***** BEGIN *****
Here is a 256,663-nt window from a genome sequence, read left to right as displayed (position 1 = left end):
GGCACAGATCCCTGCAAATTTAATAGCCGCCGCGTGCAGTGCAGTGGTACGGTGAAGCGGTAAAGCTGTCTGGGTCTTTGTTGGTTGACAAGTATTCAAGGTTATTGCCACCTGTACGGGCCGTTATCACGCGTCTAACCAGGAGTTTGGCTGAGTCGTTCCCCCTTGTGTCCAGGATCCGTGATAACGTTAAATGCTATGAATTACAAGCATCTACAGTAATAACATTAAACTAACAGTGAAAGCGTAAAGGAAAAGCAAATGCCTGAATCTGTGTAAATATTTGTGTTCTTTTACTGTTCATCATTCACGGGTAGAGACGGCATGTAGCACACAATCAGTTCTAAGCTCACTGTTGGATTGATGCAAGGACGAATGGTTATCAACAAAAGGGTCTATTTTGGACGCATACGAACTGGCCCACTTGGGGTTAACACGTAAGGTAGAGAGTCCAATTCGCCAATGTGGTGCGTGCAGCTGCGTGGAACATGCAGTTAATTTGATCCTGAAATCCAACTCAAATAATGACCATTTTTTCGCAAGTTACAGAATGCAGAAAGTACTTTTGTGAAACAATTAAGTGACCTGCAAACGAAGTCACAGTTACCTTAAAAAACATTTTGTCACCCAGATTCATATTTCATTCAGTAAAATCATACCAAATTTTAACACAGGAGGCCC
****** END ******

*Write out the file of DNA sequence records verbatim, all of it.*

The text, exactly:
Here is a 256,663-nt window from a genome sequence, read left to right as displayed (position 1 = left end):
GGCACAGATCCCTGCAAATTTAATAGCCGCCGCGTGCAGTGCAGTGGTACGGTGAAGCGGTAAAGCTGTCTGGGTCTTTGTTGGTTGACAAGTATTCAAGGTTATTGCCACCTGTACGGGCCGTTATCACGCGTCTAACCAGGAGTTTGGCTGAGTCGTTCCCCCTTGTGTCCAGGATCCGTGATAACGTTAAATGCTATGAATTACAAGCATCTACAGTAATAACATTAAACTAACAGTGAAAGCGTAAAGGAAAAGCAAATGCCTGAATCTGTGTAAATATTTGTGTTCTTTTACTGTTCATCATTCACGGGTAGAGACGGCATGTAGCACACAATCAGTTCTAAGCTCACTGTTGGATTGATGCAAGGACGAATGGTTATCAACAAAAGGGTCTATTTTGGACGCATACGAACTGGCCCACTTGGGGTTAACACGTAAGGTAGAGAGTCCAATTCGCCAATGTGGTGCGTGCAGCTGCGTGGAACATGCAGTTAATTTGATCCTGAAATCCAACTCAAATAATGACCATTTTTTCGCAAGTTACAGAATGCAGAAAGTACTTTTGTGAAACAATTAAGTGACCTGCAAACGAAGTCACAGTTACCTTAAAAAACATTTTGTCACCCAGATTCATATTTCATTCAGTAAAATCATACCAAATTTTAACACAGGAGGCCC